A startup that I’m mentoring has decided to give 5 days off for every female employee during their time of the month! I mean how considerate is that?

I have seen companies where the founders just want people to work and in return, there is no gratitude. Of course, your team is not going to stick with you for long.

Have a culture in place, invest in your culture and you will reap dividends later. It’s an investment, not an expense.

Take a day in the week to blow off the steam, you don’t have to spend lavishly. Just sit with your employees and discuss things other than work. A lot of such sessions end up giving ideas that could do wonders for you.

4. Product-Market Fit

A lot of startups fail because they think the idea that they have is groundbreaking because it is solving a problem for 5 people.

You can’t make a company just because 5 people told you that it might work.

You need to study the market before you all out with your product. You need to think about the users of your product.

If there is no market for your product, who are you selling it to then?

5. Failure to foresee the future

Scaling at the right moment is the key for any startup that wants to grow.

I have been a part of a startup that lost the plot because they just didn’t see the trends changing. They had the chance to educate people and users about the niche they are in, but they never put enough thought into it.

Oyo changed the way we book hotel rooms. Byjus changed the way we perceive education. Khan academy changed the landscape of online courses.

They did it because they saw an opportunity in educating the masses about what they are doing. Sure it takes time, but in the end, it’s worth it.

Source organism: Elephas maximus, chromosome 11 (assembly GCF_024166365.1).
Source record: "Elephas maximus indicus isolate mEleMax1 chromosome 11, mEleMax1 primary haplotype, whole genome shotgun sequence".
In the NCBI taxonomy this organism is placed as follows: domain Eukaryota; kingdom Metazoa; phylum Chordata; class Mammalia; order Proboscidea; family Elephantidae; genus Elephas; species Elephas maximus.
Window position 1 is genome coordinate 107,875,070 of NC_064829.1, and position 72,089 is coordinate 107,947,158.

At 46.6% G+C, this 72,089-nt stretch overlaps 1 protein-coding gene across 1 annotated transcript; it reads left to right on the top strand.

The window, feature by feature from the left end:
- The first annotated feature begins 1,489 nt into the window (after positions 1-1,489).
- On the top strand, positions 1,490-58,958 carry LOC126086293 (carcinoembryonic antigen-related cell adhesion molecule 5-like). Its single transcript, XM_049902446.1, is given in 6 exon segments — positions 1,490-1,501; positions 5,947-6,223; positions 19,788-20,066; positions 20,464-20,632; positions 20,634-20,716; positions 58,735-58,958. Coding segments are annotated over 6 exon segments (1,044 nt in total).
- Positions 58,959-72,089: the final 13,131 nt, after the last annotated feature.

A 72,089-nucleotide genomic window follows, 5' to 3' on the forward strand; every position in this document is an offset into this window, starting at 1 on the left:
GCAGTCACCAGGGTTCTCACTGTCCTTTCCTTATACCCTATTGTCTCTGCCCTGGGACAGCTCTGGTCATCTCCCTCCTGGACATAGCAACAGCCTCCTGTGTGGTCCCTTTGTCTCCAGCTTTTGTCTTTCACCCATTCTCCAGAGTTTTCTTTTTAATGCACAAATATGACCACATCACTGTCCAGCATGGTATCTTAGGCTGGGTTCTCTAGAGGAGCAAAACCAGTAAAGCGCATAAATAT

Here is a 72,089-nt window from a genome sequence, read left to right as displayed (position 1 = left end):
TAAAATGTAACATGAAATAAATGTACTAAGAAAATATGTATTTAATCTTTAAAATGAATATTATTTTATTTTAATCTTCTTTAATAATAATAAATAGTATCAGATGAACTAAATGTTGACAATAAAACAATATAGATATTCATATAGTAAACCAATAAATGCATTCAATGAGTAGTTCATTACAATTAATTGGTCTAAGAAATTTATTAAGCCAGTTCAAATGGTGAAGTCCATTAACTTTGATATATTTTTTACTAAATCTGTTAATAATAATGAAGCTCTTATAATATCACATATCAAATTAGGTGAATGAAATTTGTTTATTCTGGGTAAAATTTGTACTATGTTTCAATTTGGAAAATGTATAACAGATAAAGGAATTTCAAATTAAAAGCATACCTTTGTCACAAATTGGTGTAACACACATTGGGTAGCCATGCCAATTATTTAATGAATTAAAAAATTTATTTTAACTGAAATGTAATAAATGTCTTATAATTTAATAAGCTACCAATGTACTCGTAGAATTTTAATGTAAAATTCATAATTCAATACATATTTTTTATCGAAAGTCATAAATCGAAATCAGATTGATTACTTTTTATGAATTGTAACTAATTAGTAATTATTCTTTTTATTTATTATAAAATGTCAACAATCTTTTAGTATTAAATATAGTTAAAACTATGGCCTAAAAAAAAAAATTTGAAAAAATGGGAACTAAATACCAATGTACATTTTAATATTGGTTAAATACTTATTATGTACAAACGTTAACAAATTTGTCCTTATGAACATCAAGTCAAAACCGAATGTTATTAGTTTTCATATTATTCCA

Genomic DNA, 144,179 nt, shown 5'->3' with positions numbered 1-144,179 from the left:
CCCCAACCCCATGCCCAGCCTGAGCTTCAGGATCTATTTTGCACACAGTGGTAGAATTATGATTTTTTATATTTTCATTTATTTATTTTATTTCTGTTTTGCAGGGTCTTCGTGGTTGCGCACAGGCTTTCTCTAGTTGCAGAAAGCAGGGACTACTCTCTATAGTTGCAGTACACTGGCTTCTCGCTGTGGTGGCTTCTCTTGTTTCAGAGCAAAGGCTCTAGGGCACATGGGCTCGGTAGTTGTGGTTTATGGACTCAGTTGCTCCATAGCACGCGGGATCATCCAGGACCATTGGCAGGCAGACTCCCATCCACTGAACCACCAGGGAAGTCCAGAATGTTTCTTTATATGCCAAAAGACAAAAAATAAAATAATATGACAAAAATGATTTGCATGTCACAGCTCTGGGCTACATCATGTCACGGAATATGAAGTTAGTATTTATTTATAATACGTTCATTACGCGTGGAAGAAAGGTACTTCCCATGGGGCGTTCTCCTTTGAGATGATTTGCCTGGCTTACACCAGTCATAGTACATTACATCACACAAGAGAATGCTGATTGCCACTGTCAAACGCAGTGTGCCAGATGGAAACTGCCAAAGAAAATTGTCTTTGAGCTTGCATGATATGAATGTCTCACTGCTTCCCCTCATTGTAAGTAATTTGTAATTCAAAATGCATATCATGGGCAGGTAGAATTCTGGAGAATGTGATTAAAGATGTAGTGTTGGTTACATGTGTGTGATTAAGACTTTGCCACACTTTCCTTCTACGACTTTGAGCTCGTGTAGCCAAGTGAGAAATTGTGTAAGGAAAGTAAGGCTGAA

How to avoid them?

How do you avoid these 5 points that are listed above? Here are the stepping stones to making sure to avoid them.

1. Founders need to be passionate.
Come early and leave late. They should be the driving force of the company and not enjoy life just cause they have a team working 24X7 to make their dream a reality.

2. The team should be right, You need to hire slowly and fire fast.
It makes no sense of having someone who is not adding value to your company just stick around and leach off of you.

3. Office culture should boosts morale and people should feel like coming to the office.
It shouldn’t be the other way around. Get a culture going with your company. Have fun days, and encourage your team to work on their own mini-projects. That’s how Google came up with a lot of its products.

4. Good product? But there is no one in the market to buy, how is that useful?

Be thorough with your market research. Do surveys, and see if there is a demand for your solution. See if people will buy it in the first place. If yes, then go ahead and build it!

5. Be active!

That’s it. Have an eye on the market trends, pick them up, and start working on them. Be wary of what your competition is up to. It’s perfectly fine to follow them and spy on them. Cut the BS and focus on the end game.